I will be watching more news than ever before discussing politics and varying political opinions more than ever before, and testing all of it against the teachings of my faith. And, I will be praying for the world and for this administration.

What will you be doing?

How will you help?

Tuesday, January 31, 2017

On social media, divisiveness and a Trinified society

The realm of social media has fascinated me for a long time. At first, it was like a new toy that I wanted to play with constantly -- it was addicting and consuming. I had to learn how to use it prudently. Then, it became a medium for reconnecting and establishing new friendships. Ultimately, however, it has become a headache.

In this forum, we try to develop connections that seem real and tangible; most often they are artificial and superficial.

What do I mean by that?

Well, we truly do not know most of the people with whom we are dealing. We will most likely never meet these people who engage us in daily conversation/interactions online. And often, we limit our engagement to only people who share our perspective or make us feel good about our position on a matter, whether it be faith, politics, family, you name it.

It's a "safe zone" of sorts. An insulated opinion bubble in which we hide ourselves and find validation for our own opinions and put up a facade about ourselves that is completely unrealistic. For instance, I post pictures of my food; it looks tempting and delicious most of the time. You will never taste that food, and very possibly, it could taste like utter crap. But, everyone says I'm an amazing cook. It's validating and it strokes my ego. That made me stop and take pause a couple of years ago -- and I stopped posting so many pictures of my food. It was becoming prideful.

Back to the bigger point. Even I have come to established one of those "safe zones" where I can test opinions among a like-minded crowd before sending them out to the public realm. However, I am finding trouble stating opinions without getting shouted at, called divisive, etc. even in that space. In a place where once I felt comfortable to put out a critique and have a discussion, I am now getting shouted down. No argument or discussion. Just name calling and high anxiety posts.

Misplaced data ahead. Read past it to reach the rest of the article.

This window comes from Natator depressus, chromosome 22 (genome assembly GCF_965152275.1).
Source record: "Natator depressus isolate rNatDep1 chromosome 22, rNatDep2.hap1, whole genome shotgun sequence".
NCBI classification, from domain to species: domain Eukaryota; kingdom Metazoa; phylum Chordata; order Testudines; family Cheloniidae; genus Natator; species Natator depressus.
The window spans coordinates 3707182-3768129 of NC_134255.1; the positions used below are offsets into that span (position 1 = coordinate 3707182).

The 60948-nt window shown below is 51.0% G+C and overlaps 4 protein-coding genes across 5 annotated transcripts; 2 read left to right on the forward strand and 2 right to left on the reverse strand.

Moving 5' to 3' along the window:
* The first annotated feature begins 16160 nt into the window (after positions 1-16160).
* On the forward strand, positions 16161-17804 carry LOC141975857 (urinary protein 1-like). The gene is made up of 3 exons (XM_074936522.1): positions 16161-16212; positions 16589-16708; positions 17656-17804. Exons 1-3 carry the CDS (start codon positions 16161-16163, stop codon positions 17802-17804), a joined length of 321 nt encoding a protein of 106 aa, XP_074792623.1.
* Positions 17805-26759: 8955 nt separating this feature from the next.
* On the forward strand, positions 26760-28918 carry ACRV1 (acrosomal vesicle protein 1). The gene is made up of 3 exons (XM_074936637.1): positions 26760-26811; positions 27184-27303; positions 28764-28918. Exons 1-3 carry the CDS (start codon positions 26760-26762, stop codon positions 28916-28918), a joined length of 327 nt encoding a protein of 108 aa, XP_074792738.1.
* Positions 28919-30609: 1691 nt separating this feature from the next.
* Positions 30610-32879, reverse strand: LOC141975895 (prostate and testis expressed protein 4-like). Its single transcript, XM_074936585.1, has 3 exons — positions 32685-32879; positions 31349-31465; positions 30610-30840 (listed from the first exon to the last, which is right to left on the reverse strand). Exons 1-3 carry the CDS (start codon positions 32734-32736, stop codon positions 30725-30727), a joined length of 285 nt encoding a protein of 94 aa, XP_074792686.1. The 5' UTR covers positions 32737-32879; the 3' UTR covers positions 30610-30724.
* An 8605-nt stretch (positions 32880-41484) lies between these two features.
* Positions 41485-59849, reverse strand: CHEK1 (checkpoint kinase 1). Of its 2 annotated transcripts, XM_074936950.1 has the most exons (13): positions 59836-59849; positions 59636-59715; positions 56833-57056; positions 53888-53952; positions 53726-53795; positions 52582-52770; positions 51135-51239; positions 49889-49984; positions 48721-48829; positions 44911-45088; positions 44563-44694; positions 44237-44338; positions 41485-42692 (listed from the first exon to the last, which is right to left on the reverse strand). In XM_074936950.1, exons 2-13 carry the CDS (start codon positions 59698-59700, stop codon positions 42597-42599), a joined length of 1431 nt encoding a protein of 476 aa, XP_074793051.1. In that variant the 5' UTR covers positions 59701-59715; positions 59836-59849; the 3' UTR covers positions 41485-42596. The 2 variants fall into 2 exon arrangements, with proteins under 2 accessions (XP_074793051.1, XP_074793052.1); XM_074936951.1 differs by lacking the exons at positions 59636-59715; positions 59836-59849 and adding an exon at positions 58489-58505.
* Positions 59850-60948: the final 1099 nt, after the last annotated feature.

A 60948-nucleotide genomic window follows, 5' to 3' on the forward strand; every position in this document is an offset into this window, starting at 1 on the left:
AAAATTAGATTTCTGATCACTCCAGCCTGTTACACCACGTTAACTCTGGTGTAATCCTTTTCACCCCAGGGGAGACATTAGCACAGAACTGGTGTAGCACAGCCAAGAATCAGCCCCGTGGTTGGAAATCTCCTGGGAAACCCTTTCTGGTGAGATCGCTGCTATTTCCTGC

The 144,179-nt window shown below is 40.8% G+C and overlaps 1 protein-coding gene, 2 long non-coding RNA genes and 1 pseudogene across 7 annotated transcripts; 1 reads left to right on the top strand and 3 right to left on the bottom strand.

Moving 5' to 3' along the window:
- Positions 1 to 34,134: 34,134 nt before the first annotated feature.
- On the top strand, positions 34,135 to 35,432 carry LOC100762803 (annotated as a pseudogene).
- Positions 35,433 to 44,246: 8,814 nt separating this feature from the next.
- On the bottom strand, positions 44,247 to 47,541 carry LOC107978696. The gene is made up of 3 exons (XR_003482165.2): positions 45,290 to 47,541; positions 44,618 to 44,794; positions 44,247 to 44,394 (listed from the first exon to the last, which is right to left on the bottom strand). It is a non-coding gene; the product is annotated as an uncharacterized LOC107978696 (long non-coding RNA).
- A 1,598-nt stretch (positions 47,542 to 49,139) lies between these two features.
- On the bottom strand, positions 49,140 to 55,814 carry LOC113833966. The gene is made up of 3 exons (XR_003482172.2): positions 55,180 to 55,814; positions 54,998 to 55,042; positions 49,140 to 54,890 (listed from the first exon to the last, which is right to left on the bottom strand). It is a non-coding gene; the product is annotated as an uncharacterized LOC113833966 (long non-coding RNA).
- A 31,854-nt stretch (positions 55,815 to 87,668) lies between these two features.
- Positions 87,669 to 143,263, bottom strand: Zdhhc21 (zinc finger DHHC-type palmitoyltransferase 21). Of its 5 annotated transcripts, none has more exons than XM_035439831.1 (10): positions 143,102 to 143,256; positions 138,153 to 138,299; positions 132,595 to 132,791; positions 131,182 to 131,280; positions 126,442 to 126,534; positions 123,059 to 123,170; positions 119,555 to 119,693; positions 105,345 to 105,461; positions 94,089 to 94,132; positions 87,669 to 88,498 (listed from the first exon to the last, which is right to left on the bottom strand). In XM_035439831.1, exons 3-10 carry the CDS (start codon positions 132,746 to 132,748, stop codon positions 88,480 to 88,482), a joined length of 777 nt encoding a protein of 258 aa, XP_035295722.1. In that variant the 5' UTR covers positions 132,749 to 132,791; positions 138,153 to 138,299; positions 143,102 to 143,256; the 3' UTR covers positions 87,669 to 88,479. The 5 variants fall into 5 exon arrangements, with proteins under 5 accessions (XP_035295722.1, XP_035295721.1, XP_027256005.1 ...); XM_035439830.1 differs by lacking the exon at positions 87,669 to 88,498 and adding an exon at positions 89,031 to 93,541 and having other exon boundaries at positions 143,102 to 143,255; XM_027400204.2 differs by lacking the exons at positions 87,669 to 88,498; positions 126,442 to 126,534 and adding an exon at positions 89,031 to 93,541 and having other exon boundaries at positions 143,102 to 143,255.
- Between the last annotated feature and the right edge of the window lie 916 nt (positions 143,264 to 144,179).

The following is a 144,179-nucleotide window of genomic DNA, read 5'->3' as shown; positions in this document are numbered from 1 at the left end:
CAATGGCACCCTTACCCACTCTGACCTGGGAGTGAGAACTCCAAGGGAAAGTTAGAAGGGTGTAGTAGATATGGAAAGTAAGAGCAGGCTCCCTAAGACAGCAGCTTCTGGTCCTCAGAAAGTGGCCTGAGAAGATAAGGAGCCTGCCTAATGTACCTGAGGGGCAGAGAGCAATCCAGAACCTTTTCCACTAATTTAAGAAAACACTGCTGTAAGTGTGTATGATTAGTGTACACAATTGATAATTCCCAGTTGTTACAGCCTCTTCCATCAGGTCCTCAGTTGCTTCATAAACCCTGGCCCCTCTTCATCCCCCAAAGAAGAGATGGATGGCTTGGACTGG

This is so disturbing to me and it should be to you.

I posted at the beginning of 2017 that I wanted to branch out and return to actual engagement with human beings for my socialization. I wanted to have "real" friendships again, away from the screen and the comm boxes and the virtual relationship. I am headed there now.

It is my contention that the world of social media itself is divisive. There is no accountability for one's information being accurate, no filter for one's opinions, and no consequence for being mean-spirited or downright obnoxious in this fantasy realm of relationships.

Who needs that?

I have big opinions. I fact check and sometimes someone else comes up with alternative facts. If I am wrong, I often apologize and move forward. But, the tone has changed. I want to have civilized discussions/debate. However, the forum, even among a select group of people I have come to trust, has devolved into name calling and malicious sentiment.

We are meant to be a society that is Trinified, made in the image and likeness of God and respresentative of this truth. For the most part, I don't see this on social media anymore. And, now I am being told loudly that my attitudes and opinions displayed there are also lacking. This is frustrating in a very real way.

I will henceforth post pictures of puppies, food and things of little substance intellectually because this medium has left the realm of intellectual discovery and discourse.

Here you are social media -- my effort for today.

I'm going to get a cup of coffee and call a real friend.

God help us all figure out how to interact again for the sake of the salvation of mankind.